printing what you preach: transparency and questioning motives within the media
John David Dyche's response in the C-J to C-J publisher Andre Garson's piece in the Sunday paper.
Garson tried to do two things: explain why the C-J is unabashedly liberal on its editorial page; and assert that its news coverage is "apolitical".
Garson was reasonably compelling on #1. (See also: the recent C-J piece on David Hawpe, announcing his retirement and reflecting on his career.)
Likewise, one could easily make the argument that a paper like the Indy Star could have optimal value as a prominent conservative "mouthpiece". Back in the day, both the C-J and the Star were more influential-- and more impressively partisan.
But Dyche takes Garson to task on #2.
It is (theoretically) possible for a newspaper to be neutral. But it would take Herculean efforts and the purest of motives to approach that goal-- in day-to-day operations and in hiring an array of people who can execute that combo. This is, it seems to me, (extremely) unlikely.
In any case, Gerson's broader point can be applied to the newspaper's news coverage as well (assuming some/much blindness on his part)-- if people are able to perceive whatever bias is present (as with their editorials).
Anyway, here's some of what Dyche says (and good for the C-J in publishing it!), starting with his assessment:
News editors and reporters carry out their newspapers' political agendas differently than editorial writers do. Cloaked in virtual anonymity, editors infuse news pages with leftist tint with almost every decision they make.
What stories will the paper cover? What resources will the paper devote to which stories? What reporters will cover what stories? What parts of their stories will survive into print? On what page and where on the page will the stories run? What will the headlines say? What photographs will accompany the stories? How will the photo captions read? Will there be follow-up?
In answering each of these value-laden questions, news staffs at The Courier-Journal and its ilk consistently carry out the same liberal mission as the editorial staffs. This does not come as news to anyone in Louisville, of course. Even the most casual readers of The Courier-Journal know and often laugh about it.
Amazingly, executives like Garson, convinced since they were cubs of the nobility and purity of the journalistic enterprise, seem to honestly believe the long and self-perpetuated myth of their own superhuman impartiality. The rest of us are supposed to accept their neutrality on faith simply because they say it is so.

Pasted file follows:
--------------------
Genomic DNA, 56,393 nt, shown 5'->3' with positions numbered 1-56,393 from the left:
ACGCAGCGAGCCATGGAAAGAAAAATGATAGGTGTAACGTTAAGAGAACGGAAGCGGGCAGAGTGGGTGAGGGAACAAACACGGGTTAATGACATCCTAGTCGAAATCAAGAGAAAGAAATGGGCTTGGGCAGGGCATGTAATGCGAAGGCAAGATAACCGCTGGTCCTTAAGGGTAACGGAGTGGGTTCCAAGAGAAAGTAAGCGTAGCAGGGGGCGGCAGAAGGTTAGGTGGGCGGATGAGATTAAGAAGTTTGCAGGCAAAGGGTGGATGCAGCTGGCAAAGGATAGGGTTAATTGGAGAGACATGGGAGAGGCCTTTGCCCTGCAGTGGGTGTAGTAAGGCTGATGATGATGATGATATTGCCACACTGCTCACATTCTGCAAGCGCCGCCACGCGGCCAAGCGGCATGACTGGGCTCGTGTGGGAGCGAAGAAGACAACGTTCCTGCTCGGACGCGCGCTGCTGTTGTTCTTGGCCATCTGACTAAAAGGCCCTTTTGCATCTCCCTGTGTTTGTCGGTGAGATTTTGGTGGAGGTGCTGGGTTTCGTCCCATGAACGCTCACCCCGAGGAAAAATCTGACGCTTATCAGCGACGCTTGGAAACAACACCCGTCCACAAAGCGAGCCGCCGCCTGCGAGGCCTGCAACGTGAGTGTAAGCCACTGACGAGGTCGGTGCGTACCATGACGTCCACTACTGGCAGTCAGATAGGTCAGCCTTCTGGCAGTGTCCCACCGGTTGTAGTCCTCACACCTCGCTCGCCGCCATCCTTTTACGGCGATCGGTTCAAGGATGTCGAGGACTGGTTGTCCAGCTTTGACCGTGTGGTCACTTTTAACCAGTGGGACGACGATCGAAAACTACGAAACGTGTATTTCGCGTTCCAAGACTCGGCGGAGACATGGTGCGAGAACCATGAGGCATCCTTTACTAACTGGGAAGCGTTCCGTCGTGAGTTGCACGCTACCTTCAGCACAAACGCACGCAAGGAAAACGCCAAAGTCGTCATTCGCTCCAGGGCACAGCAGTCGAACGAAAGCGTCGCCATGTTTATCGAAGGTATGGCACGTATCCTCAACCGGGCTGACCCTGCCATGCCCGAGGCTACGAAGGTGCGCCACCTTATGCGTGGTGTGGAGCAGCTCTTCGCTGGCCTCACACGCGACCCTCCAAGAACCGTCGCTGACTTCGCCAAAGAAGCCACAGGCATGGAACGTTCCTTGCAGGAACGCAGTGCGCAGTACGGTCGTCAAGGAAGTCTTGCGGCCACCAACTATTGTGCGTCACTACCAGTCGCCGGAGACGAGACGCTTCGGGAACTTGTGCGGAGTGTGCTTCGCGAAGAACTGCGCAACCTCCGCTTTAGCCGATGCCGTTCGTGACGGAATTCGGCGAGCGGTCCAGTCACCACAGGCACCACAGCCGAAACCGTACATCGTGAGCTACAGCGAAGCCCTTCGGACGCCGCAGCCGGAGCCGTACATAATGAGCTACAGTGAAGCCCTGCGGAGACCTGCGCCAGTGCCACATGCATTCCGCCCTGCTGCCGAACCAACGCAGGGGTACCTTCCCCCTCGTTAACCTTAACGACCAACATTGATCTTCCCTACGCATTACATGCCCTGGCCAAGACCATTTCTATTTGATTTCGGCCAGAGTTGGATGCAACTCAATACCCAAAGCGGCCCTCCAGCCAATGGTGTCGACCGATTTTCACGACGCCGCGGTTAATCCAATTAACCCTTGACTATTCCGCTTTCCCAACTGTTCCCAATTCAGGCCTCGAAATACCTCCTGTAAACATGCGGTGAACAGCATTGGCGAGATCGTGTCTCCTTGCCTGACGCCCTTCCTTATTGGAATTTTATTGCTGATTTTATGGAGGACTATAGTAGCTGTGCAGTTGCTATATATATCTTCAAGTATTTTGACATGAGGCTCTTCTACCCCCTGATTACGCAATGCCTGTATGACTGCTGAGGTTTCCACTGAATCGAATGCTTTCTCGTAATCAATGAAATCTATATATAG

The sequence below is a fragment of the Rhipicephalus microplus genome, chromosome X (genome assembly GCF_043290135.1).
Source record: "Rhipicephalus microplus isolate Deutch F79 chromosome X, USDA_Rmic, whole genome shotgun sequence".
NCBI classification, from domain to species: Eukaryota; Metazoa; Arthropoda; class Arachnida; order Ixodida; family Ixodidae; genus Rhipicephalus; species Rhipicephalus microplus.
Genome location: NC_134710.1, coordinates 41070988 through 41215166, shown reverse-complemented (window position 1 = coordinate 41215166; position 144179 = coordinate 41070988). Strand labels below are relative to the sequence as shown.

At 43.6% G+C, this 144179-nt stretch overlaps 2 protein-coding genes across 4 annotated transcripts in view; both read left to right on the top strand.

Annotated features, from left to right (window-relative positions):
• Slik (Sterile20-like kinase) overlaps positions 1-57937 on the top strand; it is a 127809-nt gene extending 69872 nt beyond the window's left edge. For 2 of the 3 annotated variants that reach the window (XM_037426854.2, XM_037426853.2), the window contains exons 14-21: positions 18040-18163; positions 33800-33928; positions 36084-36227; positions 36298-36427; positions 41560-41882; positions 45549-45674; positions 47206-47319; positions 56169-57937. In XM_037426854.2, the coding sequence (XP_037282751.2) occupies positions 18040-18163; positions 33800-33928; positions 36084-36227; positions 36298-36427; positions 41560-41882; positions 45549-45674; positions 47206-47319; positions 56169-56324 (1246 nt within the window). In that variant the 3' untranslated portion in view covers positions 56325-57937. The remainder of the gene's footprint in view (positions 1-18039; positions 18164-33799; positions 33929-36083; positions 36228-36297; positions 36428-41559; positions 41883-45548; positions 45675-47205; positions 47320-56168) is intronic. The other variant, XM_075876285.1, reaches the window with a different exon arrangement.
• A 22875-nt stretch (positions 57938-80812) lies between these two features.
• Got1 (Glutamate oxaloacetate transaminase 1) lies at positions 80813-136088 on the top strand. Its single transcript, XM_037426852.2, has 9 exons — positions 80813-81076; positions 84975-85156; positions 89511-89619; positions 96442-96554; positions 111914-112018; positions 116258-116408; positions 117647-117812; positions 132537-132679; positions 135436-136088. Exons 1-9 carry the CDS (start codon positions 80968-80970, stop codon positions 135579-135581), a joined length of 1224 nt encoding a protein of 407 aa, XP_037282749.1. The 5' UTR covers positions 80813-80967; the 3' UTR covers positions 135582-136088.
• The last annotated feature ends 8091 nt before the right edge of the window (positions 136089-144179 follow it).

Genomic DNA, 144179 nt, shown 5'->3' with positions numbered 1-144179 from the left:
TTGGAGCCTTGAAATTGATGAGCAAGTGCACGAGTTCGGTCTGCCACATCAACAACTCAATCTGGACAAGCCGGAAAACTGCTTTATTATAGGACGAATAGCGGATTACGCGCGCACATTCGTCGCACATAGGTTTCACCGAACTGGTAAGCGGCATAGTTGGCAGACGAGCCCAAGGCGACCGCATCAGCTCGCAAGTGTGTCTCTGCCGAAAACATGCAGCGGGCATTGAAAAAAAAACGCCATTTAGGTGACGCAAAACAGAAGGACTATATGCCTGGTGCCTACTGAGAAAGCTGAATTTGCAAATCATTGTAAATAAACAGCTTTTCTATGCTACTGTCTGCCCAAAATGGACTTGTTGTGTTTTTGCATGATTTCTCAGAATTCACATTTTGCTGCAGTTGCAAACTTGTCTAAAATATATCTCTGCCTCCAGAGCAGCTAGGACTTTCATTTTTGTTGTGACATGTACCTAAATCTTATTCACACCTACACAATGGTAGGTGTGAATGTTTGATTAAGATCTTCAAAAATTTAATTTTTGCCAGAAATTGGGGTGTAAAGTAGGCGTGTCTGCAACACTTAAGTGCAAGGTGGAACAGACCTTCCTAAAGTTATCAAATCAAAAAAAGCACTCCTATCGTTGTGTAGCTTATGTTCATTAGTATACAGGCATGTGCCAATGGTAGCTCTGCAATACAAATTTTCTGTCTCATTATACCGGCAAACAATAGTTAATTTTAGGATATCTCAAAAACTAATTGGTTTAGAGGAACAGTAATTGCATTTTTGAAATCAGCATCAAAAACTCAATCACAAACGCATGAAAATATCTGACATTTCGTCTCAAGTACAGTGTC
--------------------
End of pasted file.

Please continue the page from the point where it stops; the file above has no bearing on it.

Then, to the ironies/hypocrisies-- and some interesting solutions:
The irony is overwhelming. The Courier-Journal in particular, and the mainstream media in general, rarely if ever assume the good faith or take the word of anyone they cover. The newspaper tenaciously demands all the documents, facts, records, and rumors required to expose every relevant relationship and question every motive — except its own, of course.
Instead of just pronouncing its objectivity from on high, The Courier-Journal should focus some of its famously withering scrutiny inward by disclosing more facts about its people and processes so readers can decide for themselves whether the paper's news coverage is actually apolitical.
For example, what is the party registration of every editor and reporter? For whom have they voted? Why not post the raw versions of reporters' notes, interviews, and submitted news stories on the Web site? How about live-streaming what goes on in the editors' offices and newsroom? Is there any reason not to list the story ideas and articles that the editors reject?
Sanctimoniously chanting mantras of openness and sunshine, The Courier-Journal has waged many memorable court battles to compel production of information others wanted to keep secret. Since the press regards itself as a quasi-public trust enjoying special legal status, it should subject itself to the same standards of disclosure that it so aggressively applies to others in the public arena.
To offer apolitical news coverage is an admirable, if unattainable, ideal for a newspaper. Some, such as Garson, are evidently convinced that they and their staffs are actually achieving it....